1. Biochemistry and Chemical Biology
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Enzyme Mechanisms: Wedging open a catalytic site

  1. Annie Beuve  Is a corresponding author
  1. Rutgers, the State University of New Jersey, United States
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Cite this article as: eLife 2019;8:e52418 doi: 10.7554/eLife.52418
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Soluble guanylyl cyclase (sGC) and the treatment of pulmonary arterial hypertension (PAH).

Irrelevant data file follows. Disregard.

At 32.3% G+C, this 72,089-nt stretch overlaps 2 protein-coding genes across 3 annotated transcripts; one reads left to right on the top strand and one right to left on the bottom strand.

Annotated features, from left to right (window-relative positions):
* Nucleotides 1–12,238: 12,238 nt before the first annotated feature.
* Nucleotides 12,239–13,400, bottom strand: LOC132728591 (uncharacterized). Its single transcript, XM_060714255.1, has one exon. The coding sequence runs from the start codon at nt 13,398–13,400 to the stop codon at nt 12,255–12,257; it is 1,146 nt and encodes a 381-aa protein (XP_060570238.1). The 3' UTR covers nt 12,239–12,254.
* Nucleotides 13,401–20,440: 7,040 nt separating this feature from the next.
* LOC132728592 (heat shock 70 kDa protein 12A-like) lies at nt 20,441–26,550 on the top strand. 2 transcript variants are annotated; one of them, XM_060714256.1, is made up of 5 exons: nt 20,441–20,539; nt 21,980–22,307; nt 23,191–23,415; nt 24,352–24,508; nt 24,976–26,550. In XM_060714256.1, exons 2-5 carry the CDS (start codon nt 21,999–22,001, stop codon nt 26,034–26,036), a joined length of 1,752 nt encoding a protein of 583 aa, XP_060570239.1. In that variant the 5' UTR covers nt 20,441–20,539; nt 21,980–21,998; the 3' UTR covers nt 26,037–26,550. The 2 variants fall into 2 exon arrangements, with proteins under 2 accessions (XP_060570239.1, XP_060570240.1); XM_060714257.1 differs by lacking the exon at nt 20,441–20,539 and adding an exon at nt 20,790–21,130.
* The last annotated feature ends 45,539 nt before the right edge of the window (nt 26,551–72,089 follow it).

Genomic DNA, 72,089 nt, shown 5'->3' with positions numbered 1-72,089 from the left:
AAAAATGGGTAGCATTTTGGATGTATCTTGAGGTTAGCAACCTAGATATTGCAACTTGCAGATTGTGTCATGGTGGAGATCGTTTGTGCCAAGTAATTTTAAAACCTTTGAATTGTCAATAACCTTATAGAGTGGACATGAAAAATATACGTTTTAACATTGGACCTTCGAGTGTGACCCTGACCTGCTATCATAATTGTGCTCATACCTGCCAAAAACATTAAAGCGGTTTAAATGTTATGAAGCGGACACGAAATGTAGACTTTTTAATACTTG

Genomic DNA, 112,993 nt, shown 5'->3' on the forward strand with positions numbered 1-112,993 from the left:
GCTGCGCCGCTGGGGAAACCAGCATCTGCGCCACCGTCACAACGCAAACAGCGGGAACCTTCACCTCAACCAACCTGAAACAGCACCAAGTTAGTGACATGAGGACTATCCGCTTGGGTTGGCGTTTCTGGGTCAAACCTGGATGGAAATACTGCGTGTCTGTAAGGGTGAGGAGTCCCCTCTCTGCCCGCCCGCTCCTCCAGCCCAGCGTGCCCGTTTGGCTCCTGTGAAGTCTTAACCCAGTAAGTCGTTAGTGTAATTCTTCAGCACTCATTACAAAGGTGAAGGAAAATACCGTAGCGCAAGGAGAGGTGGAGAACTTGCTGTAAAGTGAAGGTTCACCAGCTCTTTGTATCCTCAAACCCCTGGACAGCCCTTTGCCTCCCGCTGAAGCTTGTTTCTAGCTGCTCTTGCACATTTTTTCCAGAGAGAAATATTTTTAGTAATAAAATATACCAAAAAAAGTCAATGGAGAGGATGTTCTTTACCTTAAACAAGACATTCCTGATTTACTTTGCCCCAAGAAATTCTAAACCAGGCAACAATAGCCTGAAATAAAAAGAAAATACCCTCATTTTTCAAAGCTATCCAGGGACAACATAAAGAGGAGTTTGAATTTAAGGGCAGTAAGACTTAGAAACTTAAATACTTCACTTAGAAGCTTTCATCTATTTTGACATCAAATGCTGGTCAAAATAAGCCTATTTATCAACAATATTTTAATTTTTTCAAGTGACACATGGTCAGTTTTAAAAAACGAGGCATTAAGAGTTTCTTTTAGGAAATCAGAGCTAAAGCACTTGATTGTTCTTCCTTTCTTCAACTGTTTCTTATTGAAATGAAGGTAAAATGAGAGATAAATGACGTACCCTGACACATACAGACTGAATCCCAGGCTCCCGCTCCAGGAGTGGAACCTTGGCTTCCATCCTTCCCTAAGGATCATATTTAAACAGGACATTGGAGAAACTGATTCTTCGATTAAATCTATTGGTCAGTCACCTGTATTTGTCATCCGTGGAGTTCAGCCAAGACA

(A) The enzyme sGC contains two subunits, α and β, and each subunit is composed of four domains: the N-terminal heme nitric oxide/oxygen binding (HNOX) domain, the Per-Arnt-Sim (PAS) domain, the coiled-coil (CC) domain, and the catalytic domain. (B) In pulmonary arterial hypertension blood vessels contract excessively, thus increasing arterial pressure (left); this process can be reversed (blue arrow) by nitric oxide (NO, hexagons) and drugs called small sGC stimulators (triangles). These molecules bind to sGC and change its conformation so it becomes active and can catalyze the conversion of guanosine triphosphate (GTP, green hexagons) to cyclic guanosine monophosphate (cGMP, light green circles). This last molecule acts a secondary messenger and induces the dilation of blood vessels. Horst et al. have shed light on the mechanism of activation for the sGC enzyme. In the inactive state (bottom), the catalytic site is inaccessible, so the enzyme cannot catalyze the reaction that converts GTP to cGMP; there is also a sharp bend in each coiled-coil domain. When NO binds to the heme in the HNOX domain of the β subunit, the HNOX and PAS domains rotate by 71° leading to the straightening of the bend in the two coiled-coil domains, which opens the catalytic site, thus allowing the enzyme to catalyze the conversion of GTP to cGMP (top). Small stimulators such as YC-1 bind into the space created between the β HNOX and CC domains, acting as a wedge that keeps the enzyme active for longer.

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